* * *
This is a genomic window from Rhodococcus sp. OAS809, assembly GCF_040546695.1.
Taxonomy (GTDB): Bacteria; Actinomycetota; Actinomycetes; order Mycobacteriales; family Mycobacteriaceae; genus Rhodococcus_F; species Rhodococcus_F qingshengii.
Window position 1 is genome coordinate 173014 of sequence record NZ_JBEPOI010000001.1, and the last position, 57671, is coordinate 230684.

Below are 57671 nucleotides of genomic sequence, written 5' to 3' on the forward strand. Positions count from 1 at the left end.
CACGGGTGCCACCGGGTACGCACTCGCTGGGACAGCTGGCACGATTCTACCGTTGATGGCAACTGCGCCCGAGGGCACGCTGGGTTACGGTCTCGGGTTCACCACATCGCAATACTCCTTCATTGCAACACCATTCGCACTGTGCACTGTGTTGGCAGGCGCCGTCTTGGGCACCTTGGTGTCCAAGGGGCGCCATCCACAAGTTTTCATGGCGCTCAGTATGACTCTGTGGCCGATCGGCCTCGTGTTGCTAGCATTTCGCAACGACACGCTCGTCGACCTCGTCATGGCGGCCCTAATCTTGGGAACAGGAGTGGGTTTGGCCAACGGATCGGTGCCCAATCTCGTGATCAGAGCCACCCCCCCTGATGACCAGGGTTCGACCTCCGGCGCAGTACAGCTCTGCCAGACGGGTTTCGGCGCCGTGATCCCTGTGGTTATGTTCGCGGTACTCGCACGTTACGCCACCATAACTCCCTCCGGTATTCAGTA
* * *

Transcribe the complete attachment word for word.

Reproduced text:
This is a genomic window from Rhodococcus sp. OAS809, assembly GCF_040546695.1.
Taxonomy (GTDB): Bacteria; Actinomycetota; Actinomycetes; order Mycobacteriales; family Mycobacteriaceae; genus Rhodococcus_F; species Rhodococcus_F qingshengii.
Window position 1 is genome coordinate 173014 of sequence record NZ_JBEPOI010000001.1, and the last position, 57671, is coordinate 230684.

Below are 57671 nucleotides of genomic sequence, written 5' to 3' on the forward strand. Positions count from 1 at the left end.
CACGGGTGCCACCGGGTACGCACTCGCTGGGACAGCTGGCACGATTCTACCGTTGATGGCAACTGCGCCCGAGGGCACGCTGGGTTACGGTCTCGGGTTCACCACATCGCAATACTCCTTCATTGCAACACCATTCGCACTGTGCACTGTGTTGGCAGGCGCCGTCTTGGGCACCTTGGTGTCCAAGGGGCGCCATCCACAAGTTTTCATGGCGCTCAGTATGACTCTGTGGCCGATCGGCCTCGTGTTGCTAGCATTTCGCAACGACACGCTCGTCGACCTCGTCATGGCGGCCCTAATCTTGGGAACAGGAGTGGGTTTGGCCAACGGATCGGTGCCCAATCTCGTGATCAGAGCCACCCCCCCTGATGACCAGGGTTCGACCTCCGGCGCAGTACAGCTCTGCCAGACGGGTTTCGGCGCCGTGATCCCTGTGGTTATGTTCGCGGTACTCGCACGTTACGCCACCATAACTCCCTCCGGTATTCAGTA